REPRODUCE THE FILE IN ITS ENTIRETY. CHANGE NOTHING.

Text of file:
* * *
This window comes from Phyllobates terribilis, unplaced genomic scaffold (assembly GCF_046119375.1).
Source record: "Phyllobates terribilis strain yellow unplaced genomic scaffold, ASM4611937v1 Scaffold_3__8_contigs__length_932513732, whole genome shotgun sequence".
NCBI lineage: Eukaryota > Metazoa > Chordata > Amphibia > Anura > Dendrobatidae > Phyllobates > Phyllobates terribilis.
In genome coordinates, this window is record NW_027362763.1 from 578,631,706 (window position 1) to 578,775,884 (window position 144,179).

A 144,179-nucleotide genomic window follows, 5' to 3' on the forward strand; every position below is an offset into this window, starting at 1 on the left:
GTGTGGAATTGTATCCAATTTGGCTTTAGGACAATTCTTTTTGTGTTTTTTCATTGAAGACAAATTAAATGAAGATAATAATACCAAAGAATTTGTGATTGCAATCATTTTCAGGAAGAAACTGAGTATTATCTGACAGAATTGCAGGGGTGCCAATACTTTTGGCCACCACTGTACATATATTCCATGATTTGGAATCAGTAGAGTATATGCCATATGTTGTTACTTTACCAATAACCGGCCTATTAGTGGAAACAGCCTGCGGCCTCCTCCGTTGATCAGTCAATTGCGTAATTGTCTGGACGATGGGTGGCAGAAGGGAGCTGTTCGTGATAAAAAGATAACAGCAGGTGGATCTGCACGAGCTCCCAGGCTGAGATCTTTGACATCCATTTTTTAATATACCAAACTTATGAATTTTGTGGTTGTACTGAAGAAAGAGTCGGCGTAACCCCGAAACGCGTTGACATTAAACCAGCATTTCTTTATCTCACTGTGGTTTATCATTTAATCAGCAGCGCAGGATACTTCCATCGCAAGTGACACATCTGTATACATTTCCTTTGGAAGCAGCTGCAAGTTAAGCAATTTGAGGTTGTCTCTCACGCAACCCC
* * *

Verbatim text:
This window comes from Phyllobates terribilis, unplaced genomic scaffold (assembly GCF_046119375.1).
Source record: "Phyllobates terribilis strain yellow unplaced genomic scaffold, ASM4611937v1 Scaffold_3__8_contigs__length_932513732, whole genome shotgun sequence".
NCBI lineage: Eukaryota > Metazoa > Chordata > Amphibia > Anura > Dendrobatidae > Phyllobates > Phyllobates terribilis.
In genome coordinates, this window is record NW_027362763.1 from 578,631,706 (window position 1) to 578,775,884 (window position 144,179).

A 144,179-nucleotide genomic window follows, 5' to 3' on the forward strand; every position below is an offset into this window, starting at 1 on the left:
GTGTGGAATTGTATCCAATTTGGCTTTAGGACAATTCTTTTTGTGTTTTTTCATTGAAGACAAATTAAATGAAGATAATAATACCAAAGAATTTGTGATTGCAATCATTTTCAGGAAGAAACTGAGTATTATCTGACAGAATTGCAGGGGTGCCAATACTTTTGGCCACCACTGTACATATATTCCATGATTTGGAATCAGTAGAGTATATGCCATATGTTGTTACTTTACCAATAACCGGCCTATTAGTGGAAACAGCCTGCGGCCTCCTCCGTTGATCAGTCAATTGCGTAATTGTCTGGACGATGGGTGGCAGAAGGGAGCTGTTCGTGATAAAAAGATAACAGCAGGTGGATCTGCACGAGCTCCCAGGCTGAGATCTTTGACATCCATTTTTTAATATACCAAACTTATGAATTTTGTGGTTGTACTGAAGAAAGAGTCGGCGTAACCCCGAAACGCGTTGACATTAAACCAGCATTTCTTTATCTCACTGTGGTTTATCATTTAATCAGCAGCGCAGGATACTTCCATCGCAAGTGACACATCTGTATACATTTCCTTTGGAAGCAGCTGCAAGTTAAGCAATTTGAGGTTGTCTCTCACGCAACCCC